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These 10 Amazing Things Will Happen If You Grow a Beard

These 10 Amazing Things Will Happen If You Grow a Beard

While plenty of men may be annoyed by rapid growth of their beards; there can be a lot of benefits of growing a beard. While the usual trend is to shave beards daily, some men prefer to grow it for some really logical and valid reasons. It can be a really tough job to maintain your beard; trimming to even-up the surface of the beard and avoiding dandruff and lice from invading it, can really be a headache. However, if you can maintain your beard, the benefits attainable are worth the growing and maintaining process.

Let’s take a look at some of these amazing benefits of having a beard.

1. You look manly

Beard is the symbol of masculinity because only men can grow it. Having a beard makes you look strong and bold, which are heavily linked with manhood.

Though beards can also make you seem angry and cruel, these ‘bad-man’ features still account for the manliness. Most strong male figures, be it from present time or ancient history, are known to have grown beards. Men even complain at times that after a clean-shave, they look childish and less masculine. So, if you want to look manly, growing a proper beard might just be your next step.

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2. You look sexier

As we already said, beard is the symbol of masculinity, so there is no doubt that it also accounts for a man’s sexiness. There are some women who prefer clean-shaved men over bearded ones, but there are also women who would kill for men with grown and well-maintained beards.

You can also try out different styles with your beard, and as style accounts for sexiness, proper beard-style is a great tool to attract women. Especially, if the woman you want to be with loves manly man, growing a beard can serve you well.

3. You look mature

Growing a beard makes you look mature, not only in terms of age, but also with the appearance of depth of your thoughts and understanding. It is a sort of a psychological thing that we see bearded men as mature; maybe it’s because we know that only fully-grown men can grow beard.

Speaking by age, having a beard and not having it can alter your age by up-to five or six years. One might say: why would I want to seem older than how I really am? But there are times when you just need that trick, like when you’re trying to impress people with your maturity.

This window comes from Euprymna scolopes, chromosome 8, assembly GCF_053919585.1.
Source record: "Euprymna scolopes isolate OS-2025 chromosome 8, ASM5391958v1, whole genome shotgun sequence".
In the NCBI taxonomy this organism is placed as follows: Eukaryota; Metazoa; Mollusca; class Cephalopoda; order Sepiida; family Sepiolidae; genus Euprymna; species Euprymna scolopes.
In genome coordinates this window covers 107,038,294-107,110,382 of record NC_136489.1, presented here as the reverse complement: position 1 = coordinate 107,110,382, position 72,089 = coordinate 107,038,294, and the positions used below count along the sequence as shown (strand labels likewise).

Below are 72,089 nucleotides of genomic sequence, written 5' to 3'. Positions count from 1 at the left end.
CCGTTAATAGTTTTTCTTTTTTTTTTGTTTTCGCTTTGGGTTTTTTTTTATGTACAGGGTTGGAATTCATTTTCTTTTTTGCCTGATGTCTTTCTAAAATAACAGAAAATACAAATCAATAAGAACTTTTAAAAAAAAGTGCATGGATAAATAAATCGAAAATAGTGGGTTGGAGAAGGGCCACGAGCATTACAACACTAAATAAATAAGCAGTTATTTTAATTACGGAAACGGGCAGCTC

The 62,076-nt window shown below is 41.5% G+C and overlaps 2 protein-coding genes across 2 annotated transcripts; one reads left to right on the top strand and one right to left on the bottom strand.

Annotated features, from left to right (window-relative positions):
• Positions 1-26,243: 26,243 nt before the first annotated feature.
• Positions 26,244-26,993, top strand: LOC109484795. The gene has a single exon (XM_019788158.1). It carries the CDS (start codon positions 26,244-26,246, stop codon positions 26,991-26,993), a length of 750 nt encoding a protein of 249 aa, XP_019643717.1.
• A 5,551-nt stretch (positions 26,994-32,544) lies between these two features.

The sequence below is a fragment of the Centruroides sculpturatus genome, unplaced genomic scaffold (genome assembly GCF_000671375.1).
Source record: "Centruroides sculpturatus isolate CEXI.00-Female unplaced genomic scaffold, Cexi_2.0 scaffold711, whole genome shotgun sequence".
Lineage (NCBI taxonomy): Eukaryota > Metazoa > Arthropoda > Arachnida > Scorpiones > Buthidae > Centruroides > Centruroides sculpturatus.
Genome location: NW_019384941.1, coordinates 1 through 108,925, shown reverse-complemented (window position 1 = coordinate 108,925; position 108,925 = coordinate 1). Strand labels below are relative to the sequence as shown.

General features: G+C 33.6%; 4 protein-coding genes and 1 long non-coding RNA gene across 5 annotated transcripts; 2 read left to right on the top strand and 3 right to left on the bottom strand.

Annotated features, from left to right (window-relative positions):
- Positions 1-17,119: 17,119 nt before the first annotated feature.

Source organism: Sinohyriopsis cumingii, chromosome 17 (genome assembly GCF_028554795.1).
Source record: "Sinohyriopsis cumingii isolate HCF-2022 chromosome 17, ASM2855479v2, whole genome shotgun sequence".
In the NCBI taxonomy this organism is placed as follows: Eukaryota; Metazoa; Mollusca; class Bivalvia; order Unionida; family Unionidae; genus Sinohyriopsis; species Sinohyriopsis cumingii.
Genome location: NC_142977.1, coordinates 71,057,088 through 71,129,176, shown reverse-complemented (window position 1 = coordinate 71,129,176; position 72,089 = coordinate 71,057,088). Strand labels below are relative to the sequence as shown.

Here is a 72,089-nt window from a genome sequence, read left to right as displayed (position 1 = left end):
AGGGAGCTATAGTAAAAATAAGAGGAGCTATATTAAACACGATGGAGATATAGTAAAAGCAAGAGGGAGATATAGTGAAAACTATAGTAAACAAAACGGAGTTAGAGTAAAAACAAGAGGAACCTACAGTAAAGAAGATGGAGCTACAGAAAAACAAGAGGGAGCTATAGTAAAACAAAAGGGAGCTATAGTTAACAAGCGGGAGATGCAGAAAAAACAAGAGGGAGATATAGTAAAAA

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4. You can try out different facial hair-styles

As we mentioned earlier, beard is a distinct facial feature in male and people tend to relate style of beard with personality.

You can switch your facial hair-styles by trimming the beard, whether it be with an electric shaver or with a straight razor, or growing it in a new way such that you can impress people around you. Now, only having a mustache can also be a facial hair-style but having a beard offers you a much larger palette of styles.

5. You get philosopher looks

Having a beard not only makes you look mature but also portrays you as a wise person. Perhaps, people consider bearded men to be wise because they assume that they are so lost in their deep thoughts that they don’t even care to cut their beard. You can notice that famous figures in history like Confucius, Jesus, Sigmund Freud, Karl Marx and Jim Morrison wore a beard. If you have a considerably long beard, it’s very likely that people will take you for an artist, a philosopher, a poet, a musician or a writer.

6. You can look like famous people

Beards are highly significant and descriptive feature of a man’s face. In fact, many famous men are known for the style and length of their beard. You can very easily look like famous folks by adapting their distinctive style of beard. From Charles Darwin to Che Guevara and Clark Gable to Hulk Hogan, beards have regularly been trademark of renowned personalities.

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It’s of no use if you want to look like a famous person with no beard, but if you want to look like a person who wears a beard, you really need to grow one.

7. You can portray yourself as a busy man

Everyone knows the fact that it takes considerably long time to grow a proper beard. If you usually cut your beard but suddenly grow it, your friends will most probably say, “Hey, were you busy or something? Seems like you didn’t get time to cut your beard.” Despite some people who might call you carefree, others might consider you busy and hard-working man.